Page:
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Health care workers, school staff, first responders must receive COVID vaccine to stay employed

CENTRAL OREGONIAN - Health care workers, school staff and first responders must receive COVID vaccine by Oct. 18 to stay employed.

As the Oct. 18 COVID vaccination deadline for health care workers and school staff nears, multiple Crook County entities are facing an anticipated impact.

What that impact will be varies by organization, but what is known for sure is that by next Monday all health care workers will be required to be fully vaccinated as well as all teachers, educators, support staff and volunteers in K-12 schools. People can apply for a medical or religious exemption. The state mandates were announced by Gov. Kate Brown in August amid a COVID surge fueled by the delta variant.

Some entities are approaching the deadline without a clear idea how the mandate will impact service. According to a recent media report, nearly 90% of St. Charles Health System workers are fully vaccinated, however the organization does not yet know what this will mean for the Oct. 18 deadline and beyond.

"We're not going to be prepared to speak to the impact of the mandate until after Oct. 18," said St. Charles spokesperson Lisa Goodman. "As we're continuing to review applications for medical and religious exceptions, we won't have a final number of exceptions granted (and accommodations made) until that time."

Matt Smith, fire chief for Crook County Fire and Rescue (CCFR), said the mandate has had an impact on staffing, but full extent of the impact is still unknown.

"The mandate affects health workers. Those workers are anyone who provides any type of patient care, including talking with patients," Smith said, "so it's not just our licensed health care providers, it is all of our responders."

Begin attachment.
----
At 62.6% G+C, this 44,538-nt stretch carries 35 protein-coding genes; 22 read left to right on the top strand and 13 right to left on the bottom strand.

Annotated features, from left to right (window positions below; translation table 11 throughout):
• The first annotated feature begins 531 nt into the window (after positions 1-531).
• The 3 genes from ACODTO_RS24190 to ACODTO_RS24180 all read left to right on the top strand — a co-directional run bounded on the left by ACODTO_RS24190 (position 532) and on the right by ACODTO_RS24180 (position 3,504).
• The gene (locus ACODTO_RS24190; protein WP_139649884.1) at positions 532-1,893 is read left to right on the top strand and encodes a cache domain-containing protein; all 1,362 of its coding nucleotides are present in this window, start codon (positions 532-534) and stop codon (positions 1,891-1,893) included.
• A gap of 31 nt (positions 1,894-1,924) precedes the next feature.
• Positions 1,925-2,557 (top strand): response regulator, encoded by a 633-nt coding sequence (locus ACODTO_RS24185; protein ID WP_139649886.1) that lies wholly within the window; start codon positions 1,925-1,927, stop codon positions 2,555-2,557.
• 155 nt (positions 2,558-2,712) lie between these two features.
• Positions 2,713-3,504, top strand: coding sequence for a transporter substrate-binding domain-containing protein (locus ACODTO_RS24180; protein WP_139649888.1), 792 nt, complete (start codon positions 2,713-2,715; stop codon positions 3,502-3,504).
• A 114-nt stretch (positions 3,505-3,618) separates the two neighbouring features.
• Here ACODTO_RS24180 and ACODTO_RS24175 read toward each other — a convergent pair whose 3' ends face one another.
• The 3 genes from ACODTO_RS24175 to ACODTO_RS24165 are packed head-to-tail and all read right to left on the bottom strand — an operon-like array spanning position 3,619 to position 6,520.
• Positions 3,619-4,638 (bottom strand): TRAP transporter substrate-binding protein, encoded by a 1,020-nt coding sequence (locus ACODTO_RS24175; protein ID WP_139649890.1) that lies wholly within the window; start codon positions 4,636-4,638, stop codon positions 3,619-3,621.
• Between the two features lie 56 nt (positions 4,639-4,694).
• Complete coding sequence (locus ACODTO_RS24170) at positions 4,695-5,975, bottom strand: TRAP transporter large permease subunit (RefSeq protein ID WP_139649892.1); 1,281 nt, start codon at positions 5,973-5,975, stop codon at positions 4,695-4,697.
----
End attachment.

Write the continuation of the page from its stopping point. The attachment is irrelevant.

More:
Smith said that most of the attrition so far has been felt in CCFR's resident volunteer program, since the mandate applies not only to employees but volunteers and interns.

"That has had an immediate effect," he said. "I am hopeful that we will be able to retain all of our career employees."

The problem is exacerbated by the fact that other fire departments throughout Oregon are dealing with the same challenges, which makes mutual aid difficult to find.

"Right now, we are figuring out how much that (staff loss impact) is and how we are going to mitigate it," Smith said. "The fire service and EMS is one that deals with what they have, so that is exactly what we are going to do."

The Crook County Sheriff's Office (CCSO) raised concerns last month about the mandate and an anticipated impact to its jail staff. The state mandate did not apply to the staff of state prisons but did appear applicable to city or county jail staff.

Because as many as 17 CCSO personnel had said they would consider voluntarily terminating their service with the county instead of getting vaccinated, the Crook County Court sent a declaration of emergency to the State of Oregon seeking a rule change that would exempt county jail staff from the mandate. It appears the rules have since been changed.

"Since the OHA (Oregon Health Authority) changed the guidelines affecting jails, I don't expect any impact from the deadline," said Sheriff John Gautney. "The new guidelines from OHA exempted corrections deputies unless they are directly assigned to a health care setting."

School staff and volunteers join health care workers on the list of groups affected by the state mandate. Crook County School District Superintendent Dr. Sara Johnson said they have recently worked during the past month to ascertain every employee's intention. So far, the results appear promising.

"We are down to having only eight employees who have not yet attested one of the three pathways, so we are good to go on the 18th," she said. "We have posted and hired for anyone who has notified us they will not be filing an exception or attained a vaccine."

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